It’s been 10 years since the World Health Organization (WHO) advocated that every hospital in the world use a 19-item checklist to improve patient safety in surgery.
So, how often is it used? A new report (PDF), “Checking in on the Checklist,” found that in countries like the U.S. most surgeons use the safety checklist created to prevent those never events that shouldn't happen in surgery.
However, in poorer countries throughout the world, adoption of the checklist has been slower.
The checklist has been adopted in almost 90% of operating rooms in countries like the U.S. with a high human development index, a measure of health, education and standard of living. In poorer countries, a checklist is used only about a third of the time, according to the report.
Worldwide, the study found that health facilities in 70% of the world’s countries report using the checklist. Its use was found to be associated with a nearly 50% reduction in mortality and a 36% reduction in postoperative complications as well as improved teamwork and communication among members of the surgical team.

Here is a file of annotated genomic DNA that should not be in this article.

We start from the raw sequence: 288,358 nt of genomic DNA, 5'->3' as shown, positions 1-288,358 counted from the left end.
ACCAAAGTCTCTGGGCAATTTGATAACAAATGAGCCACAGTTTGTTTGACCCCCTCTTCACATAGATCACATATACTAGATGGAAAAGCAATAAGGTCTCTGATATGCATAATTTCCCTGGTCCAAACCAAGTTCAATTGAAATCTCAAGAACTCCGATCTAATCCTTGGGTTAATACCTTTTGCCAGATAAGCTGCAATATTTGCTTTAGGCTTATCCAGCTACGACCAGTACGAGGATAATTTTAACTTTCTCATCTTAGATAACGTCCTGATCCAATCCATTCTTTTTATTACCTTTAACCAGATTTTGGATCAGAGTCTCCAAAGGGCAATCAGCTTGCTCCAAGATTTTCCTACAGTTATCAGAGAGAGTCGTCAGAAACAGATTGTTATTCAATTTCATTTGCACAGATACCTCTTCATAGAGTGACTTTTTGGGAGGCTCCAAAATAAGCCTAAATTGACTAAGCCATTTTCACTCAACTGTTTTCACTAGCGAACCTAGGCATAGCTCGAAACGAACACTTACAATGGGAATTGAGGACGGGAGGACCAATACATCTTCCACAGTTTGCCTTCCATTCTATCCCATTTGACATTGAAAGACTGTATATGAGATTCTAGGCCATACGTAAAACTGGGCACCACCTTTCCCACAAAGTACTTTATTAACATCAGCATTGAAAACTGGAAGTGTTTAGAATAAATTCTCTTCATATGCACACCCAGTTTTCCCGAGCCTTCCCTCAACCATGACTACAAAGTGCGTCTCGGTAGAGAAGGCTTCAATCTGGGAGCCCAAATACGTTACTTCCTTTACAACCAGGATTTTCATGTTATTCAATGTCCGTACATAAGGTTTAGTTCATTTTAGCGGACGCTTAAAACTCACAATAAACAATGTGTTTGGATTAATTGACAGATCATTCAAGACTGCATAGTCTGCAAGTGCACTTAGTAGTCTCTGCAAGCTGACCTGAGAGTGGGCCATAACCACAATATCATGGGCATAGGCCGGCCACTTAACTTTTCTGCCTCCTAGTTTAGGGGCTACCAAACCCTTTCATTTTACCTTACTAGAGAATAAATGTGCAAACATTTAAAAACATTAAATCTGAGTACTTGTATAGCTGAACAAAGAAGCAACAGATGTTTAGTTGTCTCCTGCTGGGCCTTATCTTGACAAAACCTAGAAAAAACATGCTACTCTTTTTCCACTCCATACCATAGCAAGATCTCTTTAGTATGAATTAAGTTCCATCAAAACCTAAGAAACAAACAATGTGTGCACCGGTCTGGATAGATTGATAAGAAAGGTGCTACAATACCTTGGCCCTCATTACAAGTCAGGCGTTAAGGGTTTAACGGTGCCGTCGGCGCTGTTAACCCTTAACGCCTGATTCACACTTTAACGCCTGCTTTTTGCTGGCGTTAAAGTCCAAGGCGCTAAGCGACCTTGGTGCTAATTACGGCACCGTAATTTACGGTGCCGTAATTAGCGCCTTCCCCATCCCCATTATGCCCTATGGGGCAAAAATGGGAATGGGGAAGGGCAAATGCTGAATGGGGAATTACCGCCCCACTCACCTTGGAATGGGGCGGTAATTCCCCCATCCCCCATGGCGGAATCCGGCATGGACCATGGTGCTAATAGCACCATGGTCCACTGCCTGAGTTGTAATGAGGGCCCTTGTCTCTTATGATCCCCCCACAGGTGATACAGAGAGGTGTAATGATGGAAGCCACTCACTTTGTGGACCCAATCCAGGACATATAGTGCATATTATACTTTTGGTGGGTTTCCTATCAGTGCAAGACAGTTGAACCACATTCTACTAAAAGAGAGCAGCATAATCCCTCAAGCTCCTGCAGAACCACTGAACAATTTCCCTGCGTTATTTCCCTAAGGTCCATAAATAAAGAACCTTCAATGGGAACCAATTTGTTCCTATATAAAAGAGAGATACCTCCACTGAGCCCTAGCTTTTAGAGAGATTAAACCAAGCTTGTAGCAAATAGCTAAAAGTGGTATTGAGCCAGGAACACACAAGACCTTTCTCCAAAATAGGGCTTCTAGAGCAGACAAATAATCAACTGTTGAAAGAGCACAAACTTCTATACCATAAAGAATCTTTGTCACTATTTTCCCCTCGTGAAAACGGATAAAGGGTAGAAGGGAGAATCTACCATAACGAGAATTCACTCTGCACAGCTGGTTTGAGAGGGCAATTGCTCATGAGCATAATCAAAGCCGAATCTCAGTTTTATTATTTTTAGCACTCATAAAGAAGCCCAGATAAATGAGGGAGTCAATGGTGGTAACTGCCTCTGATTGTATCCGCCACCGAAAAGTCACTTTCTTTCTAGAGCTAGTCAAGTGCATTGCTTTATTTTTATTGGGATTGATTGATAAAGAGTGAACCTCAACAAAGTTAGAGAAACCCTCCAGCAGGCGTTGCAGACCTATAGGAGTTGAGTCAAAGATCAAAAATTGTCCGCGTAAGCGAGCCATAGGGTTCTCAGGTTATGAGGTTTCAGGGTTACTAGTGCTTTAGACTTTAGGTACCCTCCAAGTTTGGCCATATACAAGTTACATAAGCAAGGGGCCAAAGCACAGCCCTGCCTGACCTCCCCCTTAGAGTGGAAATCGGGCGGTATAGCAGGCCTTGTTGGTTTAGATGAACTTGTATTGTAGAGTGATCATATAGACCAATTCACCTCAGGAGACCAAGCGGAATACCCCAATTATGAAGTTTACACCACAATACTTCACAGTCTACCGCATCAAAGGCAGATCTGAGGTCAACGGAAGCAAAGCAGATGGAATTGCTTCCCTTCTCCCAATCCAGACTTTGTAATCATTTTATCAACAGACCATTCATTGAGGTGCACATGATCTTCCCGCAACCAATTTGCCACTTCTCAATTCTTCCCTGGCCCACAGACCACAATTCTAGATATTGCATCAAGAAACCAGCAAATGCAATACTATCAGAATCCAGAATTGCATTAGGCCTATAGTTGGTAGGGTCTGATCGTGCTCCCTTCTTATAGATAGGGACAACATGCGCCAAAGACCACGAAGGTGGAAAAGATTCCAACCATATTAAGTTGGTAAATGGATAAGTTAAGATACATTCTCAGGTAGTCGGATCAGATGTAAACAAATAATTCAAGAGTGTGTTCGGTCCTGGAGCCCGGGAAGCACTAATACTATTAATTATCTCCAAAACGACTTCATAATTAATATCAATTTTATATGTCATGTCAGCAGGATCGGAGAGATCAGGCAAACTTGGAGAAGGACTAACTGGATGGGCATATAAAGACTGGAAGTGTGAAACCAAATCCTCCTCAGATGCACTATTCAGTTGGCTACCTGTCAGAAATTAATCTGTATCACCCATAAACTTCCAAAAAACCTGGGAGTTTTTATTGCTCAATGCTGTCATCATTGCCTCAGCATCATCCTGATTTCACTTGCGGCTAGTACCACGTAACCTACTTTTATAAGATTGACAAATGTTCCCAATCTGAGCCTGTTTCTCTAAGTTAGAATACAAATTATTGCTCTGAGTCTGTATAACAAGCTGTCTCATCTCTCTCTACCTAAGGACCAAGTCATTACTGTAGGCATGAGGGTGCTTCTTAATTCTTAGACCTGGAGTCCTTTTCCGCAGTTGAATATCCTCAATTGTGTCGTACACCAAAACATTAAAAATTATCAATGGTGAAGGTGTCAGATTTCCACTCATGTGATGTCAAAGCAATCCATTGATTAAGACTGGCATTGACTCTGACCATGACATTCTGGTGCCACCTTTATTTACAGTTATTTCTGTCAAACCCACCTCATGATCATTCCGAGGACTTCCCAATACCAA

The report details the results of a two-year study carried out by researchers from the WHO and a nonprofit founded by Atul Gawande, M.D., at the Harvard T.H. Chan School of Public Health. The study examined patient outcomes before and after implementation of the checklist at eight hospitals in low-, middle- and high-income countries.
“The uptake of the WHO Surgical Safety Checklist in just 10 years is a significant global health success story,” said Gawande, the surgeon and writer who helped promote the checklist to improve surgical safety. “I am stunned to see how rapidly and enthusiastically the checklist has been adopted.”
Gawande is now CEO of Haven, the healthcare venture led by Amazon, JPMorgan and Berkshire Hathaway.
The report was released Wednesday by nonprofit Lifebox and Ariadne Labs, a joint venture of the Harvard T.H. Chan School of Public Health and Brigham and Women’s Hospital.
Based on lessons learned over the past decade, the report makes recommendations for ways to improve checklist use, especially in hospitals with fewer resources. Those recommendations include getting buy-in from local medical leaders and surgical team members and adapting the checklist to fit local needs.